In a review of technical assistance, published in 2013, the authors suggest that it is better to focus pragmatically on “getting things working” rather than “perfecting the framework” of national policies.16 Given contrary opinions on policy advice, it might be fitting to start with briefly reviewing arguments against it. To start, consider the case of Uganda that reportedly has “the world’s best laws with international backing (e.g. … anti-corruption) yet has among the largest gaps between laws and practice.”17 This example suggests that policy change can be a low-hanging fruit, plucked to please donors while the real challenge of implementation is left unattended. A general argument against policy advice might hold that this support modality contradicts aid effectiveness principles that exist to prevent such failures as in the quoted example: policy advice can be seen as top down, externally driven, focusing on a small number of elites, and consequently poorly aligned with national priorities and local needs, when development support should all be about the opposite. To the extent that it involves lobbying, it directly violates the norm of ownership (if not sovereignty), if the latter’s definition includes that “political leadership … decide of their own volition that policy changes are desirable.”18 From a historical point of view, policy advice to governments gained importance in the 1980s and 1990s as good governance and good policies were recognized as key determinants of development, typically provided in the context of structural adjustment programs, budget support, and sector-wide approaches.19 Yet there also was the opposite trend of decentralization toward the subnational and community level that promised a more participatory development approach, greater accountability to the people affected, strengthening of civil society, reduced opportunities for aid capture, and more generally “a way to empower the poor.”20 There is only a limited role for high-level policy advice in this approach that appears to have become the dominant one.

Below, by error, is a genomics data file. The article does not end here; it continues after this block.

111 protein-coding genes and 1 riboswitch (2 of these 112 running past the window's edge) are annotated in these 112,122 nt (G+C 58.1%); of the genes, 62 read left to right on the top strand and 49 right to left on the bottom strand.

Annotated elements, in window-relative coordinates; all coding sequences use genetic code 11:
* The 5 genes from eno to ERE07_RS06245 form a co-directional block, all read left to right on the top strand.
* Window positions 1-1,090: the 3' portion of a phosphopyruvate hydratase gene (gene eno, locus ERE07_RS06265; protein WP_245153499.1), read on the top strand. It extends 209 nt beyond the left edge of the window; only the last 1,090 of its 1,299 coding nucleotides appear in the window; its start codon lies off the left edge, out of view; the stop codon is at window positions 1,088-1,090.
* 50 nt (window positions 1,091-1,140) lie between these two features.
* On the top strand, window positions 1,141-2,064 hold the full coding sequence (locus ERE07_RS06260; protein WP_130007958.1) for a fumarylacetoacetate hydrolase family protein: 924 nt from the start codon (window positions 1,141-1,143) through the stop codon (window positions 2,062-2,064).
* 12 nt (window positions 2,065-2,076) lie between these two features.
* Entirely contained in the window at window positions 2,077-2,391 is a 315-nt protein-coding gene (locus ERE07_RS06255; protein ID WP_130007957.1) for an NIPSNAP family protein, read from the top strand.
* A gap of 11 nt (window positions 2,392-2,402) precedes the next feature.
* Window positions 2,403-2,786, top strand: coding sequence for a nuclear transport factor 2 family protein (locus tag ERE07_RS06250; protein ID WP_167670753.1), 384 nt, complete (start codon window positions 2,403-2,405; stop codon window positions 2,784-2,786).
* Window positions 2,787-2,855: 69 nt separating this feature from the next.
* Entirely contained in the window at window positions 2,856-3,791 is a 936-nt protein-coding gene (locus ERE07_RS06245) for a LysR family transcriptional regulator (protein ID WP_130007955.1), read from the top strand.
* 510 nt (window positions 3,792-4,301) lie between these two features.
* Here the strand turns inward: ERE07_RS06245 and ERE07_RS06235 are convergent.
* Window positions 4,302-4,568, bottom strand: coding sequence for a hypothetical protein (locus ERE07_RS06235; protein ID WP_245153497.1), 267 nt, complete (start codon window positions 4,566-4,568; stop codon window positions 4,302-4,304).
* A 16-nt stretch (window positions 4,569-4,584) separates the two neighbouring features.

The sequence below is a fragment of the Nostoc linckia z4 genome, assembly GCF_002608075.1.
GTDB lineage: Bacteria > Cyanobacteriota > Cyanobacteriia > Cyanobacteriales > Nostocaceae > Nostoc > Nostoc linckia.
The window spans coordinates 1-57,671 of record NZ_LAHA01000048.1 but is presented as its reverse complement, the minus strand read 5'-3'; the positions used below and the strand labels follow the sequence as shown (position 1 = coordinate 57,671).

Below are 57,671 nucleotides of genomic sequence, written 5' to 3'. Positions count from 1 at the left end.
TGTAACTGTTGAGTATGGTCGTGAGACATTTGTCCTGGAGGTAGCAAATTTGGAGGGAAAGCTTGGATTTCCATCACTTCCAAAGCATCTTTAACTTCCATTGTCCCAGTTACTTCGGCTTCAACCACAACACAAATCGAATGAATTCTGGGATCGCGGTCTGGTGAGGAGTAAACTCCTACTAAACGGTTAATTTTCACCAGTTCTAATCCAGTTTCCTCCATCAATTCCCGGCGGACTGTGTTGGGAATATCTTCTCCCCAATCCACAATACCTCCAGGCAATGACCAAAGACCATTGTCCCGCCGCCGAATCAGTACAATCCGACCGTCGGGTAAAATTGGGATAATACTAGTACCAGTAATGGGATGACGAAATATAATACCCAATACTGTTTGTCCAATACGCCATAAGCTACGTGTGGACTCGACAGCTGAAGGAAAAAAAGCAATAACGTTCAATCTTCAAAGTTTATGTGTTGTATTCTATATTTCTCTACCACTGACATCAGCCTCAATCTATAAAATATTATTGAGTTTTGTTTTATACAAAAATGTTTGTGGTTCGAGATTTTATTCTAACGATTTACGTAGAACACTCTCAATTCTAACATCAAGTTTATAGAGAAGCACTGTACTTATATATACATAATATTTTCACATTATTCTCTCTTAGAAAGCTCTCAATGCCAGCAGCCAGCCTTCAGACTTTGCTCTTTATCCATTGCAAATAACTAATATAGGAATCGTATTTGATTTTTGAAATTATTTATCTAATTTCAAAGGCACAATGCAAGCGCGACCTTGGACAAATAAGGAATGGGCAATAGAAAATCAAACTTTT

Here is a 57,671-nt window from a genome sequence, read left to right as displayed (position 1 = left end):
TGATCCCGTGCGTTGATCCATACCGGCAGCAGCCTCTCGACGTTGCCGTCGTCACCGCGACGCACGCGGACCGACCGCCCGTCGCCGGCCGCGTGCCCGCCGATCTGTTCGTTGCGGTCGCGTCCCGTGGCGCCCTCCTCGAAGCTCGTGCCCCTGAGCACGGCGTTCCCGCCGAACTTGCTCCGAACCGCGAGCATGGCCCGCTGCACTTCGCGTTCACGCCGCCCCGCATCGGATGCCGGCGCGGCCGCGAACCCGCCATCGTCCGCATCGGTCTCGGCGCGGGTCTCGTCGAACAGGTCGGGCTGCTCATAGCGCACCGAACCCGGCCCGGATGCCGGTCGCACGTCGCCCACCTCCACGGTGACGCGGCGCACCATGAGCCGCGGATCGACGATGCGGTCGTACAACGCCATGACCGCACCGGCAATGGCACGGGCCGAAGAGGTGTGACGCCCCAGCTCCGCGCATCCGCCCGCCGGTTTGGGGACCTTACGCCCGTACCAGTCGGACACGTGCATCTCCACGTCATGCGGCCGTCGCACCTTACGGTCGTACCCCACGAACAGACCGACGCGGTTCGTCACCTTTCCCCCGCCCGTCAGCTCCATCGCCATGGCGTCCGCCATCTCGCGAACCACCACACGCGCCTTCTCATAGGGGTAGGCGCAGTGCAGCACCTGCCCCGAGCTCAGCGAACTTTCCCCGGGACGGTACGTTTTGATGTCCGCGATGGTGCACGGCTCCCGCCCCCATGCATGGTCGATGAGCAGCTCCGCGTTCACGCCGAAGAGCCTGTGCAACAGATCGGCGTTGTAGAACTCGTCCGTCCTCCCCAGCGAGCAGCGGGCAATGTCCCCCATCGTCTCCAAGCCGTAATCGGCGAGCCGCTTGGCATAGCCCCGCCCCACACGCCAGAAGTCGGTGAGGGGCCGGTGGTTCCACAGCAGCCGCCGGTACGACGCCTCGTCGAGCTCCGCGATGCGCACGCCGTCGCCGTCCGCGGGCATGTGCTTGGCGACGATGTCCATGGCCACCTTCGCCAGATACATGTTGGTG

3.1 Policy Advice through the Lens of Development Effectiveness